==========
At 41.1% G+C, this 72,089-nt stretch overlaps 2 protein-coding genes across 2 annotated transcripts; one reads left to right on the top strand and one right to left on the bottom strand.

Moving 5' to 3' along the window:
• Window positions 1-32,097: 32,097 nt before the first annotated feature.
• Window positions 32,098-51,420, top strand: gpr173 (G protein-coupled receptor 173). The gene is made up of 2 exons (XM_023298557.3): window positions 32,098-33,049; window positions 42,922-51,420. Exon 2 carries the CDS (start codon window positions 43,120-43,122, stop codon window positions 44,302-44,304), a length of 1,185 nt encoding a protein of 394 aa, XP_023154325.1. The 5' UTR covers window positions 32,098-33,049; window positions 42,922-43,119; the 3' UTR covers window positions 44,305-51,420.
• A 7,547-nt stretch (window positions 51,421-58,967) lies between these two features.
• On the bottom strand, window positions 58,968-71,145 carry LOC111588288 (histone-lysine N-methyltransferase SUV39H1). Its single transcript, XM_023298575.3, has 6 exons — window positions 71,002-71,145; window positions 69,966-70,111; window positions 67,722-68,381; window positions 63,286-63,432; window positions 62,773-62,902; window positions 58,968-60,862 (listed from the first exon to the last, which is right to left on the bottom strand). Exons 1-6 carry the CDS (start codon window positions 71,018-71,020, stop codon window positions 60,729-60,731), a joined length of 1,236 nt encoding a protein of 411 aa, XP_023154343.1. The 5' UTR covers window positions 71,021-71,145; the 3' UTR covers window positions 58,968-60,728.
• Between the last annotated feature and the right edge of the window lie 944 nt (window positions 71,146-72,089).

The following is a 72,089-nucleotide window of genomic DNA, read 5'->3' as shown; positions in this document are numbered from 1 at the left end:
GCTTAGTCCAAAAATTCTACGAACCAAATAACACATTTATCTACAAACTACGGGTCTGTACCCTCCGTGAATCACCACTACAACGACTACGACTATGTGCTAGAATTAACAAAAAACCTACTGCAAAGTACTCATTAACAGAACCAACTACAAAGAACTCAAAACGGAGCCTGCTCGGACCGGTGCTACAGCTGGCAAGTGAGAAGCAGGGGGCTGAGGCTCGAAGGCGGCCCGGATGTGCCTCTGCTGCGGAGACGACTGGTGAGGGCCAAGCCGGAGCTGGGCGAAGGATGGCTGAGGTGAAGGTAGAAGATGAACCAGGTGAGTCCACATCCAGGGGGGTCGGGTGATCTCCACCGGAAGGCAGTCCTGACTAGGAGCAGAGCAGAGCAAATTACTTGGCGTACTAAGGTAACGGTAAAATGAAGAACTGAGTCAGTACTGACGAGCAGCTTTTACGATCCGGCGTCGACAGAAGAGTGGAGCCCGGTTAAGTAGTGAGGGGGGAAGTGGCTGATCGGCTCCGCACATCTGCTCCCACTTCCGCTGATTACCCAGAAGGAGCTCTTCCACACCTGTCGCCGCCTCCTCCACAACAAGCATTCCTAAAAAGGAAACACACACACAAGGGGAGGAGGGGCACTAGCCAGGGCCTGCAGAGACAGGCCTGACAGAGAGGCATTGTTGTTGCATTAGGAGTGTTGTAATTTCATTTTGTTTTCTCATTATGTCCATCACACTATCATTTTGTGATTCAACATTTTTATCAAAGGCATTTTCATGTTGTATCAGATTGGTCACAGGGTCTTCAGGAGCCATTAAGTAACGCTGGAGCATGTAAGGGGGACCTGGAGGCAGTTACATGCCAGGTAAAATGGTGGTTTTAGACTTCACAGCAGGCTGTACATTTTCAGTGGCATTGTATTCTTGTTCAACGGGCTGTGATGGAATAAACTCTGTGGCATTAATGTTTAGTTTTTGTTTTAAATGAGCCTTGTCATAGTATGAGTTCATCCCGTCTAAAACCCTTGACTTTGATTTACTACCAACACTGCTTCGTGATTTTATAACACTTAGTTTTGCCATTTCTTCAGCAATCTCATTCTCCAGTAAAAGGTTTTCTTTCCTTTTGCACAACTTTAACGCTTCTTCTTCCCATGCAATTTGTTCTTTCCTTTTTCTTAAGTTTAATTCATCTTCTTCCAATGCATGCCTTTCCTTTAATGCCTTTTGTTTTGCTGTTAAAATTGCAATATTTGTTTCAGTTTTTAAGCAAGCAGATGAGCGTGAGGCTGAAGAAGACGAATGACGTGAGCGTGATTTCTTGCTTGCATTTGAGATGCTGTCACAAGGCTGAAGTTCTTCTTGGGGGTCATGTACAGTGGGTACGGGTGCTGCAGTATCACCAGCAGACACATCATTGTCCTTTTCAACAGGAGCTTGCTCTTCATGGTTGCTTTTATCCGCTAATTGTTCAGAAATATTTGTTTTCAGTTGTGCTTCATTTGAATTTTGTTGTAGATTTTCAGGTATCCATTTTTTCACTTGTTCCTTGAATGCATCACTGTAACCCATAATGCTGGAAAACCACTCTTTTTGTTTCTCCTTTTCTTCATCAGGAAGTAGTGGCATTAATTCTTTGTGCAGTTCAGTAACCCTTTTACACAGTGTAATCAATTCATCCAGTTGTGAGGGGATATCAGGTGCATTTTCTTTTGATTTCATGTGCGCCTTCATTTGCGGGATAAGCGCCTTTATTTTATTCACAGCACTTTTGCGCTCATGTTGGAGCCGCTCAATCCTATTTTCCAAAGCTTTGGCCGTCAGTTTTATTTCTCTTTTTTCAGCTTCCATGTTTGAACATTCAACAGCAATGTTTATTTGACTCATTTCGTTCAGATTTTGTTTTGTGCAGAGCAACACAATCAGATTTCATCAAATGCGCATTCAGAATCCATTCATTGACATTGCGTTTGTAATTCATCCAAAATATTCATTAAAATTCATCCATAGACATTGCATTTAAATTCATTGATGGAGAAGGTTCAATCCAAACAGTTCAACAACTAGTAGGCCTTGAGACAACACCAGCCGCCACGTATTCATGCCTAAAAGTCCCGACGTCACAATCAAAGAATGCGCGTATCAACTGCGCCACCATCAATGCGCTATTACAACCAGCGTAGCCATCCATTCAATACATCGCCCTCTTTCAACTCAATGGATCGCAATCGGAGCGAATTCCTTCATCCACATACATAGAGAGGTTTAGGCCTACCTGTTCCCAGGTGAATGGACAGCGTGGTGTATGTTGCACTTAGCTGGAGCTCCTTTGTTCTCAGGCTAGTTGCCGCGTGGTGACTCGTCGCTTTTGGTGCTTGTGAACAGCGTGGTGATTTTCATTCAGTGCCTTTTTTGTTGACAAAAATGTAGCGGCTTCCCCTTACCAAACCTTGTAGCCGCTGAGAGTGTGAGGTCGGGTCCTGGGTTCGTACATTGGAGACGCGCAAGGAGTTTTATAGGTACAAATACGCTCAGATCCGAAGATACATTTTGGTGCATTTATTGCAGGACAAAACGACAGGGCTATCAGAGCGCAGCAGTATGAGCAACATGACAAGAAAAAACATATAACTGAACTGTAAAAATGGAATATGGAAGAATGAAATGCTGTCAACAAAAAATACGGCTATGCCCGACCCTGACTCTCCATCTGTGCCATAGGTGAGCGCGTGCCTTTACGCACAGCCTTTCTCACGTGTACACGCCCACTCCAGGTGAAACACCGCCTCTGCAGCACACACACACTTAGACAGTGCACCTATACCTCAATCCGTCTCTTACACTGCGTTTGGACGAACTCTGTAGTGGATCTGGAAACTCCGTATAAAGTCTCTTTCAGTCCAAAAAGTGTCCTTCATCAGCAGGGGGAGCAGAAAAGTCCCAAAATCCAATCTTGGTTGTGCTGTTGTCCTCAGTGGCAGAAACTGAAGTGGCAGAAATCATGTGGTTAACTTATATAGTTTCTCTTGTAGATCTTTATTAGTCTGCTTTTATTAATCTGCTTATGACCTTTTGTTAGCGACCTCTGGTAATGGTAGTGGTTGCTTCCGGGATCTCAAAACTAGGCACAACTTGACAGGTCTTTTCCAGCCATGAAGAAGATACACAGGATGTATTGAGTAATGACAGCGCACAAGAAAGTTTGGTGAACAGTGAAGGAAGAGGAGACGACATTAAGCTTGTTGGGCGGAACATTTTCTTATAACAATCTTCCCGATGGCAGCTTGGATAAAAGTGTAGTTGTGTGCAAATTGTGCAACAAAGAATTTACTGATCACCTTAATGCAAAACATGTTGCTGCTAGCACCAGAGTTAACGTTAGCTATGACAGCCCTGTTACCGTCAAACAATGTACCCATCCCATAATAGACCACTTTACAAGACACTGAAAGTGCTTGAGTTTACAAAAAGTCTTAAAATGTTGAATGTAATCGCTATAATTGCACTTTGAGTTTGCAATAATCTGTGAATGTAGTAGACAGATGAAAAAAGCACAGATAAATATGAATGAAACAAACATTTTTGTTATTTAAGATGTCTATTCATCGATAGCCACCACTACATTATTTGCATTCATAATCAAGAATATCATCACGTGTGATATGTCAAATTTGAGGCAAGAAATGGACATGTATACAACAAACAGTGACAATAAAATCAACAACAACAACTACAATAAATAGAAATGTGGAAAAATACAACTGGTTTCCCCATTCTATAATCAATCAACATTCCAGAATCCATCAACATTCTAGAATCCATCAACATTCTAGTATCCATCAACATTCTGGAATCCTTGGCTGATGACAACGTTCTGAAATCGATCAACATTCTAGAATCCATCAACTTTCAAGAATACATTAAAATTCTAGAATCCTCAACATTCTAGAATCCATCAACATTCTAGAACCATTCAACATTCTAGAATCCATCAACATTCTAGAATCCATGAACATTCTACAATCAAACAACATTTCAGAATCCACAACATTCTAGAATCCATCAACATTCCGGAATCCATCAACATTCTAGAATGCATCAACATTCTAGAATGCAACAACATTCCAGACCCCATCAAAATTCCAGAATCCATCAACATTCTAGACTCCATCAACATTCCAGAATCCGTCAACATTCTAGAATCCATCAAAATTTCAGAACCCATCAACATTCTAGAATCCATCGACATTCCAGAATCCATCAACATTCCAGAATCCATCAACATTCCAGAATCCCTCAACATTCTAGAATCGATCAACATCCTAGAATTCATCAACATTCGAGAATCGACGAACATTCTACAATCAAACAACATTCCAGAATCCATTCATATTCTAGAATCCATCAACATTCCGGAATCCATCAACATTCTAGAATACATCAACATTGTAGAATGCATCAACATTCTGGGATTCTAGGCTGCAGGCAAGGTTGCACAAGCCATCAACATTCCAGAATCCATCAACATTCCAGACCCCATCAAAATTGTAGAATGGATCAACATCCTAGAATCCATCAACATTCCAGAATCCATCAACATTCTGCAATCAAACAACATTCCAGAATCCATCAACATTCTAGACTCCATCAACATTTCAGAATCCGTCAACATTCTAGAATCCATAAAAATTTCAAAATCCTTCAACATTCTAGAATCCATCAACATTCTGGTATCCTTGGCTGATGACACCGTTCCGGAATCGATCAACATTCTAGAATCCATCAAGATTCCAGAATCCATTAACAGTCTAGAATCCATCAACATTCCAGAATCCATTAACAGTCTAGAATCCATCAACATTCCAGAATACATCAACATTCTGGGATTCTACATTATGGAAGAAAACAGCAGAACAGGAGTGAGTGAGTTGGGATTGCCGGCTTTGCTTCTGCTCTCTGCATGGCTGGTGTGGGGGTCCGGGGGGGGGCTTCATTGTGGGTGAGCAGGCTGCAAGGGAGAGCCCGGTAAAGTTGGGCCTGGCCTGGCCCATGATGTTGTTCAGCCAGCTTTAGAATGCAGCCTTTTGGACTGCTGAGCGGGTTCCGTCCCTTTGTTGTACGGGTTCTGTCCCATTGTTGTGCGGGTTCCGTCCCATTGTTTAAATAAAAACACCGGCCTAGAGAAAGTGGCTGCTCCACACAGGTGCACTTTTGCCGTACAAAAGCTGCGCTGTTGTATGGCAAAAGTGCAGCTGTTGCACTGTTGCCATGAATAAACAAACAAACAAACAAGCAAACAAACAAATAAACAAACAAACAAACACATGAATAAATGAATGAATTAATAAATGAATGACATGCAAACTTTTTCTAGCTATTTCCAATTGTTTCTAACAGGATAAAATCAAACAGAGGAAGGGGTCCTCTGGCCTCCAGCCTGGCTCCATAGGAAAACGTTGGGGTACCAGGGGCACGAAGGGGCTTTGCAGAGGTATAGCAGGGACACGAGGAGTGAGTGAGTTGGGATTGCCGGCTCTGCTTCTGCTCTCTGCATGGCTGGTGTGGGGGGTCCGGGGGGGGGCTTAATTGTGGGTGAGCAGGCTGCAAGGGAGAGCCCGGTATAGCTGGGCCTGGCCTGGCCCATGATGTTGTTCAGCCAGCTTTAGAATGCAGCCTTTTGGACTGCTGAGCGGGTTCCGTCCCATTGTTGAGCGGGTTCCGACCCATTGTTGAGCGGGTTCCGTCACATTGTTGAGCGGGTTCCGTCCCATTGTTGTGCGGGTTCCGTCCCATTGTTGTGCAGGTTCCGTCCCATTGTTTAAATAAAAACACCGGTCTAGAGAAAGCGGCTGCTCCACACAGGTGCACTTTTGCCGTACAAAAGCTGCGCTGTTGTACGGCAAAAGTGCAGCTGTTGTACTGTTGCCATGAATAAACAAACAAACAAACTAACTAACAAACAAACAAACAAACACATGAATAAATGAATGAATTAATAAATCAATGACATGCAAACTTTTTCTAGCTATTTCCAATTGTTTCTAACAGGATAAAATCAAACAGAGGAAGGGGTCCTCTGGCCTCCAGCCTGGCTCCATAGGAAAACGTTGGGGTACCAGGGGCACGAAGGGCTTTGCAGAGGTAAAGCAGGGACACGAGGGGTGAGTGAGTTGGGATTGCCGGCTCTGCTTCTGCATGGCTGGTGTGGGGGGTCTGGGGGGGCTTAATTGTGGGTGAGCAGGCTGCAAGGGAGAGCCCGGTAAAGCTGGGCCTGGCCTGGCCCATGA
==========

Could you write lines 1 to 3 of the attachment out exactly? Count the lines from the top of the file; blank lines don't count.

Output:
At 41.1% G+C, this 72,089-nt stretch overlaps 2 protein-coding genes across 2 annotated transcripts; one reads left to right on the top strand and one right to left on the bottom strand.

Moving 5' to 3' along the window:
• Window positions 1-32,097: 32,097 nt before the first annotated feature.